- Southwood Elementary School
4-day-a-week in-person schedule an option where possible
LCPS students currently going to school twice a week for face-to-face instruction can move to a four-day-a-week schedule in January provided public health guidelines can still be met at their school and in their classroom.
The Lenoir County Board of Education unanimously approved the expanded instructional schedule for K-12 students on Monday night following the recommendation of Superintendent Brent Williams.
Parents must apply for their students to be part of the expanded schedule. Applications will be handled through individual schools, where administrators will make direct contact with parents and caretakers of current face-to-face students by Friday, Dec. 11.
“Our intention is to enable students to benefit from even more face-to-face instruction,” Williams said. “Currently we have Cohort A and Cohort B. Adding students might not be possible at all schools or in every classroom, but we would like to try to do all that we can to make these additional opportunities possible. We want to allow parents to have the option to increase the level of choice available to them and to apply for a second cohort track.”
Under the hybrid, or Plan B, model LCPS adopted in late September, about 60 percent of students physically attend school on a staggered scheduled, half on Monday and Tuesday and half on Thursday and Friday. They combine those two days of classroom time with three days of remote instruction. Wednesday is a remote learning day for all students and a deep-cleaning day for schools; it would remain so under the new four-day option.
LCPS also offers a fully remote option for about 40 percent of its students. This option will continue to be offered in the second semester. Students who are currently fully remote do not have to apply or otherwise notify their school if they would like to stay on that plan.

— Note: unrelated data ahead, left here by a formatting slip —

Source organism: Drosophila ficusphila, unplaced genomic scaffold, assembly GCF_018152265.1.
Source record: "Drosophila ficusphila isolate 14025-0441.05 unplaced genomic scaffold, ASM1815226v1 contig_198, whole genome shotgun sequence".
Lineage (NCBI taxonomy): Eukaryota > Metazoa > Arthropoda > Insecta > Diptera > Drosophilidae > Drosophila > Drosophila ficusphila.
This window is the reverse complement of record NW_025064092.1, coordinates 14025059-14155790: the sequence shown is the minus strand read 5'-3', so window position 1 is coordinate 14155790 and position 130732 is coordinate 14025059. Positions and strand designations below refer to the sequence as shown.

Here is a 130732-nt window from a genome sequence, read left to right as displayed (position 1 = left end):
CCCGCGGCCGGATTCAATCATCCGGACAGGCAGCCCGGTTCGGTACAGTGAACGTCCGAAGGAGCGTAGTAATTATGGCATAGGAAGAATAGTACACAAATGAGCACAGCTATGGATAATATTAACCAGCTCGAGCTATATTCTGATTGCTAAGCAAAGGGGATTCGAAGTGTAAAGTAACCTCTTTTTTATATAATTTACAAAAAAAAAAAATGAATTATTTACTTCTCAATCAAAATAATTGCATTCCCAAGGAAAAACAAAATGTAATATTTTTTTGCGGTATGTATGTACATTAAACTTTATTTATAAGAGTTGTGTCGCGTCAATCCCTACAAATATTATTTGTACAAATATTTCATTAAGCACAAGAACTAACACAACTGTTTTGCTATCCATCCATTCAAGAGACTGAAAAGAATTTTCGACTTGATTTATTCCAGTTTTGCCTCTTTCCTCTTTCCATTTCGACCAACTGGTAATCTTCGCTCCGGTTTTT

The new option, dubbed Plan B+, would begin with the second semester in January. However, parents and caretakers interested in four days of face-to-face instruction for their students are asked to apply through their schools by Wednesday, Dec. 16.
District administrators and principals will use the lead time to determine the impact of applications – that is, the number of students and schools they represent – on spaces where social distancing needs to be maintained, particularly buses and classrooms.
Williams characterized Plan B+ as “an extension of what already is. You’re not really changing anything else. You’re just looking at students who are already face-to-face and parents who would desire for their students to be in face-to-face instruction more than they currently are – four days instead of two days,” the superintendent told school board members.
“We have already been doing this with special education students and with students of staff members, and we feel it is fair and appropriate to do that with as many students as we can if space allows,” Williams said.
While the number of students receiving face-to-face instruction at a particular school would not increase, the Plan B+ option would add to the number of students at school on any given day. A school’s capacity for accommodating this increase would depend, among other factors, on the percentage of its students who are fully remote and the concentration of current face-to-face students in a particularly grade level or even in a particular classroom.
Williams acknowledged that it would be more difficult to initiate Plan B+ at some schools than at others. “There’s not a perfect solution for this or even a one-size-fits-all, but this would allow where space does allow in schools for us to work down that road and accommodate more students. We think it’s a progressive step.”